Between Fulmination and Adoration

after the music installation at Descanso Gardens, “The Sky Beneath Our Feet” by Peter Wyer
                              for George Floyd

i.  there is a reason for the phrase a riot of colors.  witness the fury of the poppies
       the blood red holly against the wax leaves.  a deer scavenges just a breath away—
a dark wound mapped to his flank where the guard hairs did not grow back.

ii.  spring does not enter quietly          let’s talk about the assault of the irises and their harsh
tongues.   let’s talk about the peony held down by the weight of the rock.

iii.  azaleas, crabapple, weeping cherry tree (snow fountain)
           overcome by roses (their quiet hearts)  I remove my mask 
                      and bury my face in their folds.  
                                  Rilke said I see you, rose, book half-opened,/
                                               having so many pages/of detailed happiness/we will never read

iv.  who can read them?  these are not words, nor pictograms, nor kanji. a rune? 
             from runasecret or whisper.  from Gaelicsecret, intention.

v.  I follow the singing toward the forest.  trace the motif of a single note to the crown 
of the oaks                   Artahe               Arte               Areix               Areixo
             voices ring the sky beneath my feet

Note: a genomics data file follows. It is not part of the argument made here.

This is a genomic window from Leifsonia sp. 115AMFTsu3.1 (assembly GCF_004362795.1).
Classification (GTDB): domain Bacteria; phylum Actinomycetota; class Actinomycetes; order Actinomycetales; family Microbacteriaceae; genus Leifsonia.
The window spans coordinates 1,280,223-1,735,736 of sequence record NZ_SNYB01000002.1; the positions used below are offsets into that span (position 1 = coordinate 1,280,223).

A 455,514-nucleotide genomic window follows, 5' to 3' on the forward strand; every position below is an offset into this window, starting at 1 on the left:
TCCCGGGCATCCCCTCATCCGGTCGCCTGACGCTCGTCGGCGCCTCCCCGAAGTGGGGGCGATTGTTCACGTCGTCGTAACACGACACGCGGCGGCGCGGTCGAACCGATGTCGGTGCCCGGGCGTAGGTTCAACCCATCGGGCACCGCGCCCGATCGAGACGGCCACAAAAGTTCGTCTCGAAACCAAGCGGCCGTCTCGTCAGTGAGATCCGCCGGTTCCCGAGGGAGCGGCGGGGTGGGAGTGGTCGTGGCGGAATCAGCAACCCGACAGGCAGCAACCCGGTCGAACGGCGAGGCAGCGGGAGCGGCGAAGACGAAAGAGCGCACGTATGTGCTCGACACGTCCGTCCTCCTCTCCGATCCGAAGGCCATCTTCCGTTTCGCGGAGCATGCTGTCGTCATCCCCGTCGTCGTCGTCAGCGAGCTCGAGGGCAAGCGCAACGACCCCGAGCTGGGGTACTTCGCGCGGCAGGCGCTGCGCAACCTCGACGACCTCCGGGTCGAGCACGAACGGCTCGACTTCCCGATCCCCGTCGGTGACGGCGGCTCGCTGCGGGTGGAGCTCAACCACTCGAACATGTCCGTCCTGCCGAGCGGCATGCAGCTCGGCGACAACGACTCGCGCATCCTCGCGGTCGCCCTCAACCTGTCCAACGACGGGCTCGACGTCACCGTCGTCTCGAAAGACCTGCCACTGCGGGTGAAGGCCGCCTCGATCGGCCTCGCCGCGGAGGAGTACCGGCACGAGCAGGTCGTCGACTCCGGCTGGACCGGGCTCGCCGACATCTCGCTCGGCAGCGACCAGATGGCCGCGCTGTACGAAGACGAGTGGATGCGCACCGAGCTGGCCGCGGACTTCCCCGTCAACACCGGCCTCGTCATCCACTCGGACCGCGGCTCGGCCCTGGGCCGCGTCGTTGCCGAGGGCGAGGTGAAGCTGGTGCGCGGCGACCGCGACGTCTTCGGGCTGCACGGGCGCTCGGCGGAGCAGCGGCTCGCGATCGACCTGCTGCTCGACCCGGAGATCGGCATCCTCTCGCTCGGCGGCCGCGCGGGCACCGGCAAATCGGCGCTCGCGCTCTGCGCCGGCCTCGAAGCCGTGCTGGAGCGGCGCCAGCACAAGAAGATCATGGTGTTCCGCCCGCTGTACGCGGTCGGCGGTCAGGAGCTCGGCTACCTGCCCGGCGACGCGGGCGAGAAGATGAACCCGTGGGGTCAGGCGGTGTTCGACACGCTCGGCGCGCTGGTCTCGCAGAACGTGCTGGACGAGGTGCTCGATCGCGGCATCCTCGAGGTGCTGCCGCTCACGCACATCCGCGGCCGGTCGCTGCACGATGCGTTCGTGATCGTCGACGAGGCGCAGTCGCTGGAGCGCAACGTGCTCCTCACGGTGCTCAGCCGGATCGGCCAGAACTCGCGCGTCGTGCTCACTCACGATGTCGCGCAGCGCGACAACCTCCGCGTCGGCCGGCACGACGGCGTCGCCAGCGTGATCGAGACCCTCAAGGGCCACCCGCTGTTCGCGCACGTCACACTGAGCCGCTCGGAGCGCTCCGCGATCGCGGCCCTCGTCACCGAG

here is the tongue of Eleanor of Aquitaine. the trunk 
                                    an effigy revealing the aquiline profile, 
                                                bark peeled back to a mushroom patina.  

                   someone has knit her a verb of silk and dewthe veil at Fontevraud Abbey.

what breathed will breathe again. 

vi.  Sowulo you are the last song
             sun seat of the soulI heard your music in a constellation when
                           stars kneeled from the heavens 
                                       and looked into my eyes  

                           how black the sky 
                                       how they hung from invisible strings  
                                                   something escaped the tenderness 
                                                             of his body and touched me


* The words ‘Artahe, Arte, Areix, and Areixo’ either mean oak tree or evergreen oak in Aquitanian, the ancient forerunner of modern Basque.

Copyright © 2022 by Lois P. Jones. Originally published in Poem-a-Day on September 28, 2022, by the Academy of American Poets.